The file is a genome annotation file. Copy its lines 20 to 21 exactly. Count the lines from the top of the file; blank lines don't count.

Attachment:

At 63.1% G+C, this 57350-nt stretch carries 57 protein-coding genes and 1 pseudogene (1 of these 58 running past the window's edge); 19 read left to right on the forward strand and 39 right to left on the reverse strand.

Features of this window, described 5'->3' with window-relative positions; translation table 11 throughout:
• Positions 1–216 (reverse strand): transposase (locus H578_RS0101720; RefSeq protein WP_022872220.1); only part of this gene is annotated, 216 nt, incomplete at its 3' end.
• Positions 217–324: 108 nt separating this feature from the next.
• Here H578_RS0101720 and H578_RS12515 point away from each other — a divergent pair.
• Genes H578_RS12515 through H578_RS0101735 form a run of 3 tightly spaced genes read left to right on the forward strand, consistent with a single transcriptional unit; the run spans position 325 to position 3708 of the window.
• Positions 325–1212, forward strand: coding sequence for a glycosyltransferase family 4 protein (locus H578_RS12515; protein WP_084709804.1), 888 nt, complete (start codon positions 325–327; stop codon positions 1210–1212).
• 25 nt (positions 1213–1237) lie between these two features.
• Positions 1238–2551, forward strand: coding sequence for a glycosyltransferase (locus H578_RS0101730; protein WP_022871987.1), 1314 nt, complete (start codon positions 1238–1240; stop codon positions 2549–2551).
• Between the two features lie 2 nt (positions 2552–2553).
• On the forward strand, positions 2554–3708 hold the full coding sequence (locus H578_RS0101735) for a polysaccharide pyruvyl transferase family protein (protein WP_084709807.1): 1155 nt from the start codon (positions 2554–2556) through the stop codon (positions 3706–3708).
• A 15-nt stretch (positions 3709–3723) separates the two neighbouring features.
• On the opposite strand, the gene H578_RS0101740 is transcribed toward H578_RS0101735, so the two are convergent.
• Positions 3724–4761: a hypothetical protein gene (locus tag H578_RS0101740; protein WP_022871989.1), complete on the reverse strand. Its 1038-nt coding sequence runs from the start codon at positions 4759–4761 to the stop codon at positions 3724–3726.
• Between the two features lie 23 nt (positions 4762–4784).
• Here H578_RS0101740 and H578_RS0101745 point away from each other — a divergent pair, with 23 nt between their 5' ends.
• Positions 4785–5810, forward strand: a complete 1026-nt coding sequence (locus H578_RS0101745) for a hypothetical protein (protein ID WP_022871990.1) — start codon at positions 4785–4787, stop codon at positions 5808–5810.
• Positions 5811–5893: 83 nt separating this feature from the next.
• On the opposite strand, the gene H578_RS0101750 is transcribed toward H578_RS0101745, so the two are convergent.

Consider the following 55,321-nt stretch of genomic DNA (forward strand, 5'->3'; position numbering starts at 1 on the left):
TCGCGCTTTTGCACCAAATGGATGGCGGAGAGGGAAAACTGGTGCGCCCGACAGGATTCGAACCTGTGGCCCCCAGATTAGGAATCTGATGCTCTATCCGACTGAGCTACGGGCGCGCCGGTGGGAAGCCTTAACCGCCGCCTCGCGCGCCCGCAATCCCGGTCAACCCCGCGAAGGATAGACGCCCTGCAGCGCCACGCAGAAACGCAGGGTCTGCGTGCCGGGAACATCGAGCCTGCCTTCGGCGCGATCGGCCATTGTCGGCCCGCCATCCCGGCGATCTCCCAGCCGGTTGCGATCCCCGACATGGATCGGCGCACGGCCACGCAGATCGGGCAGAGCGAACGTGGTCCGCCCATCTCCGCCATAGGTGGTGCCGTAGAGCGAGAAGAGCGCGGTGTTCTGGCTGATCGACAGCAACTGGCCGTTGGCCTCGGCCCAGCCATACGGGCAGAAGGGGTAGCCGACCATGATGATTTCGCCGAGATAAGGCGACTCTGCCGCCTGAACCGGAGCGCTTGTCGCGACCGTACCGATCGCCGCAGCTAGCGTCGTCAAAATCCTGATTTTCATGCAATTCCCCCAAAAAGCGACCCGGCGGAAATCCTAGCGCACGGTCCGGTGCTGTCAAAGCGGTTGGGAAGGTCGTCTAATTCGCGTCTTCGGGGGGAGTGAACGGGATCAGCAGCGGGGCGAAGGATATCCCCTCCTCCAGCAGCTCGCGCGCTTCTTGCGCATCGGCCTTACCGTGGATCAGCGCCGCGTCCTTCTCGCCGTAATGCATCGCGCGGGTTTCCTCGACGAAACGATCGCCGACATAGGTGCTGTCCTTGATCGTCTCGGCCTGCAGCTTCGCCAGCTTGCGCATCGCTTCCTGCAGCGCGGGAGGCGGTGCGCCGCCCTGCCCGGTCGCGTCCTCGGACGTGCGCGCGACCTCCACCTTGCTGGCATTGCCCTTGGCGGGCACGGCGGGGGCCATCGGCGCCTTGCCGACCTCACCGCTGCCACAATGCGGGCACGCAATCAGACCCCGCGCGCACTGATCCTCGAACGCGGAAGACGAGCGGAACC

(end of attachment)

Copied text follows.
Consider the following 55,321-nt stretch of genomic DNA (forward strand, 5'->3'; position numbering starts at 1 on the left):
TCGCGCTTTTGCACCAAATGGATGGCGGAGAGGGAAAACTGGTGCGCCCGACAGGATTCGAACCTGTGGCCCCCAGATTAGGAATCTGATGCTCTATCCGACTGAGCTACGGGCGCGCCGGTGGGAAGCCTTAACCGCCGCCTCGCGCGCCCGCAATCCCGGTCAACCCCGCGAAGGATAGACGCCCTGCAGCGCCACGCAGAAACGCAGGGTCTGCGTGCCGGGAACATCGAGCCTGCCTTCGGCGCGATCGGCCATTGTCGGCCCGCCATCCCGGCGATCTCCCAGCCGGTTGCGATCCCCGACATGGATCGGCGCACGGCCACGCAGATCGGGCAGAGCGAACGTGGTCCGCCCATCTCCGCCATAGGTGGTGCCGTAGAGCGAGAAGAGCGCGGTGTTCTGGCTGATCGACAGCAACTGGCCGTTGGCCTCGGCCCAGCCATACGGGCAGAAGGGGTAGCCGACCATGATGATTTCGCCGAGATAAGGCGACTCTGCCGCCTGAACCGGAGCGCTTGTCGCGACCGTACCGATCGCCGCAGCTAGCGTCGTCAAAATCCTGATTTTCATGCAATTCCCCCAAAAAGCGACCCGGCGGAAATCCTAGCGCACGGTCCGGTGCTGTCAAAGCGGTTGGGAAGGTCGTCTAATTCGCGTCTTCGGGGGGAGTGAACGGGATCAGCAGCGGGGCGAAGGATATCCCCTCCTCCAGCAGCTCGCGCGCTTCTTGCGCATCGGCCTTACCGTGGATCAGCGCCGCGTCCTTCTCGCCGTAATGCATCGCGCGGGTTTCCTCGACGAAACGATCGCCGACATAGGTGCTGTCCTTGATCGTCTCGGCCTGCAGCTTCGCCAGCTTGCGCATCGCTTCCTGCAGCGCGGGAGGCGGTGCGCCGCCCTGCCCGGTCGCGTCCTCGGACGTGCGCGCGACCTCCACCTTGCTGGCATTGCCCTTGGCGGGCACGGCGGGGGCCATCGGCGCCTTGCCGACCTCACCGCTGCCACAATGCGGGCACGCAATCAGACCCCGCGCGCACTGATCCTCGAACGCGGAAGACGAGCGGAACC